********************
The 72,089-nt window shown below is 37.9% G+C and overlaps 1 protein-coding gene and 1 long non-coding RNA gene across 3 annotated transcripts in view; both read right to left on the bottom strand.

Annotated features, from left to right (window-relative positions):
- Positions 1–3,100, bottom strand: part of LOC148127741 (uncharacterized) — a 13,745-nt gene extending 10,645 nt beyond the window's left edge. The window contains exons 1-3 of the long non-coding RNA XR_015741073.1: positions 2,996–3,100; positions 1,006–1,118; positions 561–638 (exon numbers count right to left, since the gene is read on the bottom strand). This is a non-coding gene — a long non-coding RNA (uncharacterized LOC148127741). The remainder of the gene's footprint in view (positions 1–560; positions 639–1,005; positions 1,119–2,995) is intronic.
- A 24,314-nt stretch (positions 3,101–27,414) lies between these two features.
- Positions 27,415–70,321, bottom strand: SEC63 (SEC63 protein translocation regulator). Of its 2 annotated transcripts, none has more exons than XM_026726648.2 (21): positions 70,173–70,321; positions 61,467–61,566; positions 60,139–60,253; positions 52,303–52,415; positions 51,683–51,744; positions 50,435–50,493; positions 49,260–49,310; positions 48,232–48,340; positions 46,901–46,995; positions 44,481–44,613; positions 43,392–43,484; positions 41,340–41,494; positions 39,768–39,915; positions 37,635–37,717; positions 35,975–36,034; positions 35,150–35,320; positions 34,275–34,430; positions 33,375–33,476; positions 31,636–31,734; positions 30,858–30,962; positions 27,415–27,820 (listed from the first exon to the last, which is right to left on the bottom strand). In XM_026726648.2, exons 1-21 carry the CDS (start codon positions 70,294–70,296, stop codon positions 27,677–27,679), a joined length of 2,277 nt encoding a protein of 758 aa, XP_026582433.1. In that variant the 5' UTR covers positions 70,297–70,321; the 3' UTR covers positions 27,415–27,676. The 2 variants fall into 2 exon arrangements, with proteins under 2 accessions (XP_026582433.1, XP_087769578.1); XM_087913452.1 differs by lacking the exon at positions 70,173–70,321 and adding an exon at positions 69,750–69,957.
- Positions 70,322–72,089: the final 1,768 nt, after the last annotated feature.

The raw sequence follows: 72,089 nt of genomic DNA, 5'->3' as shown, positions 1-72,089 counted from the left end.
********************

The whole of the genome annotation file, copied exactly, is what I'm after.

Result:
The 72,089-nt window shown below is 37.9% G+C and overlaps 1 protein-coding gene and 1 long non-coding RNA gene across 3 annotated transcripts in view; both read right to left on the bottom strand.

Annotated features, from left to right (window-relative positions):
- Positions 1–3,100, bottom strand: part of LOC148127741 (uncharacterized) — a 13,745-nt gene extending 10,645 nt beyond the window's left edge. The window contains exons 1-3 of the long non-coding RNA XR_015741073.1: positions 2,996–3,100; positions 1,006–1,118; positions 561–638 (exon numbers count right to left, since the gene is read on the bottom strand). This is a non-coding gene — a long non-coding RNA (uncharacterized LOC148127741). The remainder of the gene's footprint in view (positions 1–560; positions 639–1,005; positions 1,119–2,995) is intronic.
- A 24,314-nt stretch (positions 3,101–27,414) lies between these two features.
- Positions 27,415–70,321, bottom strand: SEC63 (SEC63 protein translocation regulator). Of its 2 annotated transcripts, none has more exons than XM_026726648.2 (21): positions 70,173–70,321; positions 61,467–61,566; positions 60,139–60,253; positions 52,303–52,415; positions 51,683–51,744; positions 50,435–50,493; positions 49,260–49,310; positions 48,232–48,340; positions 46,901–46,995; positions 44,481–44,613; positions 43,392–43,484; positions 41,340–41,494; positions 39,768–39,915; positions 37,635–37,717; positions 35,975–36,034; positions 35,150–35,320; positions 34,275–34,430; positions 33,375–33,476; positions 31,636–31,734; positions 30,858–30,962; positions 27,415–27,820 (listed from the first exon to the last, which is right to left on the bottom strand). In XM_026726648.2, exons 1-21 carry the CDS (start codon positions 70,294–70,296, stop codon positions 27,677–27,679), a joined length of 2,277 nt encoding a protein of 758 aa, XP_026582433.1. In that variant the 5' UTR covers positions 70,297–70,321; the 3' UTR covers positions 27,415–27,676. The 2 variants fall into 2 exon arrangements, with proteins under 2 accessions (XP_026582433.1, XP_087769578.1); XM_087913452.1 differs by lacking the exon at positions 70,173–70,321 and adding an exon at positions 69,750–69,957.
- Positions 70,322–72,089: the final 1,768 nt, after the last annotated feature.

The raw sequence follows: 72,089 nt of genomic DNA, 5'->3' as shown, positions 1-72,089 counted from the left end.